Sunday, March 15, 2015

Day 26: The Cosmos

Today we wear the Rose (all to often pink) Vestment to denote joy. The opening Antiphon from Isaiah 66.

Rejoice, Jerusalem, and all who love her.
Be joyful, all who were in mourning;
exult and be satisfied at her consoling breast.

Today's gospel takes me back to my days as a child in Southhall Baptist and the Baptist Tabernacle, where my cousin R.J. served as pastor. No one should ever misread my love for the Catholic Church as a repudiation of my time in the Baptist Church. Those formative years, immersed in the powerfully retold Bible stories, have remained the foundation of my faith.

The first Bible verse I remember memorizing was John 3:16.

For God so loved the world, that he gave his only begotten son that whosoever believeth in him shall not perish but shall have eternal life.

At age 55 I can still mediate on this and find new depths of meaning.

The following sentence is equally central to our faith, because it explains why God became incarnate.

For God did not send his Son into the world to condemn the world, but that the world might be saved through him.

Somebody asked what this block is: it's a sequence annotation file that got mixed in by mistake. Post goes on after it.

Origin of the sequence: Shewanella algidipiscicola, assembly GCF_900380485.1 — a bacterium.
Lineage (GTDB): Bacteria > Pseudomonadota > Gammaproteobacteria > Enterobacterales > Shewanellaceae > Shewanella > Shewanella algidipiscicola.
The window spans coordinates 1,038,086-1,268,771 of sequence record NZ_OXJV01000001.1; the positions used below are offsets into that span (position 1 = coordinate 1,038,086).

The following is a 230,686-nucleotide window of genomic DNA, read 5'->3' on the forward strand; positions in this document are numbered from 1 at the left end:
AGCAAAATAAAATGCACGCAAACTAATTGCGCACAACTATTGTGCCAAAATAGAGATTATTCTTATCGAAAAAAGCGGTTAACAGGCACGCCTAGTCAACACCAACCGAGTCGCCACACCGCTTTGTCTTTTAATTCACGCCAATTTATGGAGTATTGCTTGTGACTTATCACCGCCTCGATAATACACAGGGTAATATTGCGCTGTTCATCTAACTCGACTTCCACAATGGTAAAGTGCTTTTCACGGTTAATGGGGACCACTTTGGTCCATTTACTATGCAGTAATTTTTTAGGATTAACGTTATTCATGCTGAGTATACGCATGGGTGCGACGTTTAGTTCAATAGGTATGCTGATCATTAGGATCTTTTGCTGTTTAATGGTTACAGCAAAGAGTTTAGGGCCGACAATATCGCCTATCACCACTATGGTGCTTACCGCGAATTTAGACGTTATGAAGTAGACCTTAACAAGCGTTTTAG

Only at my present age have I begun to grasp the truly cosmic scope of the truth contained in these verses. The word employed throughout the text is κόσμος, cosmos. God did not come into the world to save some small sliver of the population. The Church condemned a heresy known as Gnosticism because it teaches duality in the world: Material versus Spiritual or Body versus Soul. The former is evil the latter is good. Christianly teaches both are good, both participate in salvation.

Jesus came to offer salvation to all the world. He died to make it possible for all people in all times and places to know salvation. So great was God's love. So great is God's love. As we sing ever time we celebrate mass,

Heaven and earth are full of your glory.

We live in a universe filled with the glory of God, with eternal life constantly at our fingertips. And keep in mind this isn't extended biological life. This is zoe aionios, a perpetual participation in the new life in Christ.

On this fourth Sunday of Lent, we are called to rejoice because we are coming close to our annual celebration of the events through which God did more than restore the world, God elevate the world, the cosmos, to a new level. With the death and resurrection of Jesus God opened a door to a new and eternal life, and each of us have the God-given freedom to choose to step through the door into the light or remain in the darkness.

This has been a long winter, hopefully by now we are all sick of the darkness. We are yearning for the light. We want to feel the warmth of the sunlight on our face. Let those feeling translate into a spiritual yearning. Let us recognize our yearning for Christ in our yearning for the light.

May we feel the light of Christ warm our hearts as the sunlight warms our bodies. As the sunlight fills the sky may we see a cosmos filled with the glory of God.